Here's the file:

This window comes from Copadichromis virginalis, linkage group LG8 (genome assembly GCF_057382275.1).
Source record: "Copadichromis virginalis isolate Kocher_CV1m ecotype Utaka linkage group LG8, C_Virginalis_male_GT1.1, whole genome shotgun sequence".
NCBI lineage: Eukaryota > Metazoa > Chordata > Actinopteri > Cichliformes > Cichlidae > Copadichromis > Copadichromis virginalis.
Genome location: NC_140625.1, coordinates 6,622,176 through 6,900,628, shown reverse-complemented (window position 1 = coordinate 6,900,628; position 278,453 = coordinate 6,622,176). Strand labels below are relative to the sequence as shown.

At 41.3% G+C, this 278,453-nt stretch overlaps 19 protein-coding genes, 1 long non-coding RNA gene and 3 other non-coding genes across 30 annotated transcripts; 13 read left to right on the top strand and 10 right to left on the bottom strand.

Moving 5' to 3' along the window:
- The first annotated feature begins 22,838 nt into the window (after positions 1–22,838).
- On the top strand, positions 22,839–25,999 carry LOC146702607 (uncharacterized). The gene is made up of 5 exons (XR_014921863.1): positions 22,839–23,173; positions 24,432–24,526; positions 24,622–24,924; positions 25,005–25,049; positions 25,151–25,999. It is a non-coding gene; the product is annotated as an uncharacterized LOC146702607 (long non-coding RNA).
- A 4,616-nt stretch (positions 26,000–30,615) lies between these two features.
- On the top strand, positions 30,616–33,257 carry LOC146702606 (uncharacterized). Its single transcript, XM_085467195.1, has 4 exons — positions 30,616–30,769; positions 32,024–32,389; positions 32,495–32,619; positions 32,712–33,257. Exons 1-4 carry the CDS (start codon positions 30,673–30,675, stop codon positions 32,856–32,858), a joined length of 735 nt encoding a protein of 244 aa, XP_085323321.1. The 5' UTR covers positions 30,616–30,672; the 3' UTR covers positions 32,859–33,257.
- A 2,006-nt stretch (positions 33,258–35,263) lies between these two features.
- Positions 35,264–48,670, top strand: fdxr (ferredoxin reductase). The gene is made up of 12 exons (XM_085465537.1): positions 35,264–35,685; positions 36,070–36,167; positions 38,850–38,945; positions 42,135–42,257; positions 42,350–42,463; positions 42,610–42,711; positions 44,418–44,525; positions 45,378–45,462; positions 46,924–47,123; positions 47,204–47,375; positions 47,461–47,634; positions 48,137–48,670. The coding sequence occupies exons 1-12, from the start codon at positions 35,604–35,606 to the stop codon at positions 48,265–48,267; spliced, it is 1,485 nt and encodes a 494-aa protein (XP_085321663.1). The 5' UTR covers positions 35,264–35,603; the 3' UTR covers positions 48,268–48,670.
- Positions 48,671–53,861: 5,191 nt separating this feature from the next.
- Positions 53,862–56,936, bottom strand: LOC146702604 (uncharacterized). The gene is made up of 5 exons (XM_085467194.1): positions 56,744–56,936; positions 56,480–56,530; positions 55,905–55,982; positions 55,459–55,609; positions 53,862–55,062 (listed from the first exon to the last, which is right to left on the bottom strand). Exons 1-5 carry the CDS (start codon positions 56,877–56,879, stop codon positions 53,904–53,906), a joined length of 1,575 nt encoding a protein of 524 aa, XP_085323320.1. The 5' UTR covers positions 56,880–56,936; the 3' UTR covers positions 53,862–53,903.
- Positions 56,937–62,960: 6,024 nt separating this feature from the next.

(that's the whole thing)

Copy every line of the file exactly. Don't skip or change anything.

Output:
This window comes from Copadichromis virginalis, linkage group LG8 (genome assembly GCF_057382275.1).
Source record: "Copadichromis virginalis isolate Kocher_CV1m ecotype Utaka linkage group LG8, C_Virginalis_male_GT1.1, whole genome shotgun sequence".
NCBI lineage: Eukaryota > Metazoa > Chordata > Actinopteri > Cichliformes > Cichlidae > Copadichromis > Copadichromis virginalis.
Genome location: NC_140625.1, coordinates 6,622,176 through 6,900,628, shown reverse-complemented (window position 1 = coordinate 6,900,628; position 278,453 = coordinate 6,622,176). Strand labels below are relative to the sequence as shown.

At 41.3% G+C, this 278,453-nt stretch overlaps 19 protein-coding genes, 1 long non-coding RNA gene and 3 other non-coding genes across 30 annotated transcripts; 13 read left to right on the top strand and 10 right to left on the bottom strand.

Moving 5' to 3' along the window:
- The first annotated feature begins 22,838 nt into the window (after positions 1–22,838).
- On the top strand, positions 22,839–25,999 carry LOC146702607 (uncharacterized). The gene is made up of 5 exons (XR_014921863.1): positions 22,839–23,173; positions 24,432–24,526; positions 24,622–24,924; positions 25,005–25,049; positions 25,151–25,999. It is a non-coding gene; the product is annotated as an uncharacterized LOC146702607 (long non-coding RNA).
- A 4,616-nt stretch (positions 26,000–30,615) lies between these two features.
- On the top strand, positions 30,616–33,257 carry LOC146702606 (uncharacterized). Its single transcript, XM_085467195.1, has 4 exons — positions 30,616–30,769; positions 32,024–32,389; positions 32,495–32,619; positions 32,712–33,257. Exons 1-4 carry the CDS (start codon positions 30,673–30,675, stop codon positions 32,856–32,858), a joined length of 735 nt encoding a protein of 244 aa, XP_085323321.1. The 5' UTR covers positions 30,616–30,672; the 3' UTR covers positions 32,859–33,257.
- A 2,006-nt stretch (positions 33,258–35,263) lies between these two features.
- Positions 35,264–48,670, top strand: fdxr (ferredoxin reductase). The gene is made up of 12 exons (XM_085465537.1): positions 35,264–35,685; positions 36,070–36,167; positions 38,850–38,945; positions 42,135–42,257; positions 42,350–42,463; positions 42,610–42,711; positions 44,418–44,525; positions 45,378–45,462; positions 46,924–47,123; positions 47,204–47,375; positions 47,461–47,634; positions 48,137–48,670. The coding sequence occupies exons 1-12, from the start codon at positions 35,604–35,606 to the stop codon at positions 48,265–48,267; spliced, it is 1,485 nt and encodes a 494-aa protein (XP_085321663.1). The 5' UTR covers positions 35,264–35,603; the 3' UTR covers positions 48,268–48,670.
- Positions 48,671–53,861: 5,191 nt separating this feature from the next.
- Positions 53,862–56,936, bottom strand: LOC146702604 (uncharacterized). The gene is made up of 5 exons (XM_085467194.1): positions 56,744–56,936; positions 56,480–56,530; positions 55,905–55,982; positions 55,459–55,609; positions 53,862–55,062 (listed from the first exon to the last, which is right to left on the bottom strand). Exons 1-5 carry the CDS (start codon positions 56,877–56,879, stop codon positions 53,904–53,906), a joined length of 1,575 nt encoding a protein of 524 aa, XP_085323320.1. The 5' UTR covers positions 56,880–56,936; the 3' UTR covers positions 53,862–53,903.
- Positions 56,937–62,960: 6,024 nt separating this feature from the next.